5/3/15 – The Red Room @ Café 939

We’ve heard the Sam Cooke comparisons, and they are accurate: Leon Bridges sings original soul music, seeming to spring from the late fifties—songs about family, about love, about breaking apart, coming together; a young black man from the South whose gospel is smooth and whose blues is innate; fingers snapping; shoulders shaking. Is it possible to read anything about the 25-year-old soul singer from Fort Worth, Texas without the ghost of Sam Cooke floating down the page?

No. But that’s just fine.

At the sold-out show Thursday night in Berklee’s Café 939, Bridge’s six backing musicians—a saxophonist, two guitarists, a bassist, and a drummer, all of whom wore matching black suits, as well as a backup singer—took their positions on the small stage and welcomed Bridges to his microphone.

Bridges walked out wearing a tight, brown plaid suit—the type of suit that over the decades has gone in and out of fashion too many times to count. Snapping his fingers to the drum groove, Bridges held his arms up like a conductor. He looked like a car dealership air-dancer tube man, swaying in the wind. You know what I’m talking about. You do.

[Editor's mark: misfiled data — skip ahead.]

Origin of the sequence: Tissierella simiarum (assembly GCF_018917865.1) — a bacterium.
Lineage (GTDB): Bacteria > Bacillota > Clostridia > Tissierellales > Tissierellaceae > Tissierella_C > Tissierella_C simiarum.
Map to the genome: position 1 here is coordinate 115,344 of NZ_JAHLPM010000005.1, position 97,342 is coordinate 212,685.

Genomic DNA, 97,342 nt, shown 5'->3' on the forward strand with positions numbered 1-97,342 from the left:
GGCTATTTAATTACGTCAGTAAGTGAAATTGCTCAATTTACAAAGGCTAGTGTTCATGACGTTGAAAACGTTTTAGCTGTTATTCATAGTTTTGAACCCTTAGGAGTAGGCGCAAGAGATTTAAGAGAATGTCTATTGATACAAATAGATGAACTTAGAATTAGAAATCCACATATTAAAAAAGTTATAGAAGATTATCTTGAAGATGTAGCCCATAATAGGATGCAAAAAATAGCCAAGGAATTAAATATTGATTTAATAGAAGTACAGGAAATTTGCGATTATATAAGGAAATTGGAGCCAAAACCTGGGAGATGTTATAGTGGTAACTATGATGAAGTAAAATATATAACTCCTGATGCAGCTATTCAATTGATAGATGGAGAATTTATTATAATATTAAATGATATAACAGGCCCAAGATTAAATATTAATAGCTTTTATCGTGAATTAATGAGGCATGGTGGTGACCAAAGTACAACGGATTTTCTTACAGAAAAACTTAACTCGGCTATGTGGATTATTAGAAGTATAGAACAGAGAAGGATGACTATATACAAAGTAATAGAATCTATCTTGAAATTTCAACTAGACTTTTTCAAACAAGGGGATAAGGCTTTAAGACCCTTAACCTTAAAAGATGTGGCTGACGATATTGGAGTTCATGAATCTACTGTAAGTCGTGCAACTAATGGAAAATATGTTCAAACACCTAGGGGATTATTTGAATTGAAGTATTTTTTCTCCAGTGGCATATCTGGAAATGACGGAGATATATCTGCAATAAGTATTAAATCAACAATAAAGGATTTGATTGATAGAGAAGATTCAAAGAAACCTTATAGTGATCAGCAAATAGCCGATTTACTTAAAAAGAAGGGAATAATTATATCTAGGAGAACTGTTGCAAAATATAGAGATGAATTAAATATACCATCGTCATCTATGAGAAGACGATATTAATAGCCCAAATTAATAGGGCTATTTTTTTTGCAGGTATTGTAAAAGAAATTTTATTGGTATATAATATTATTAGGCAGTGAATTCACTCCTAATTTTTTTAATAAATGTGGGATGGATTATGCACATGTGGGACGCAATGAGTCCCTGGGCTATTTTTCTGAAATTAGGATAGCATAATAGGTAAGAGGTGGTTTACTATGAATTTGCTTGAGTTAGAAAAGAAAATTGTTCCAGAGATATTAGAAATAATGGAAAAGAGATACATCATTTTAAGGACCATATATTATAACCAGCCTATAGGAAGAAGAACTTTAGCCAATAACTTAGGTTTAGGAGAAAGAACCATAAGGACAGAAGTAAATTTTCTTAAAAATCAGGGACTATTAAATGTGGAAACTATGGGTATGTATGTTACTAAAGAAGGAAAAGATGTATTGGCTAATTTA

After a few uptempo songs rooted in swing and accented by vocal harmonies and sultry sax solos, Bridges slowed it down.

“The next tune is about my mother,” he said. “Her name is Lisa Sawyer. She’s a beautiful lady. She keeps telling me I need to call her.”

Whether Bridges is singing about family or a lover, his lyrics are firmly planted in another generation. For 2015, they are tame, and this is part of the attraction (subtlety still exists?). In “Mississippi Kisses,” Bridges sings, “I’ll never forget you, my baby / Oh, darling / Sweet honey.”

Though Bridges’ songs are nothing but genuine, you can tell he is still getting comfortable on stage. With not more than a few lines introducing each song, as well as a mostly unchanging, sincere facial expression, Bridges looked in control, but nervous.

 

For the final song, all but Bridges and his backup singer left the stage, but before they did, one of the guitarists gave Bridges his guitar and adjusted the guitar strap on Bridges’ back. It was an awkward exchange and a few crowd members laughed nervously. Bridges flashed a smile.

After the final note Bridges and his backup singer walked off stage. Despite five minutes of cheering, which evolved into a slow clap, he never returned for an encore. Was it because he didn’t have enough prepared material? Was he too uncomfortable to return to the small stage and interact with the fans once more? We’ll never know.

One thing we know for sure: what you can’t have you want more than anything.

Leon Bridges’ debut album Coming Home will be released on June 23rd followed by a performance at this summer’s Newport Folk Festival on Friday, July 24th.

Soul Conductor: Leon Bridges
Pros
  • Soul music we can all relate to
  • Few can pull off a brown, plaid suit
  • Refreshingly tame lyrics
Cons
  • Only one backup singer
  • No encore
9Soul Conductor

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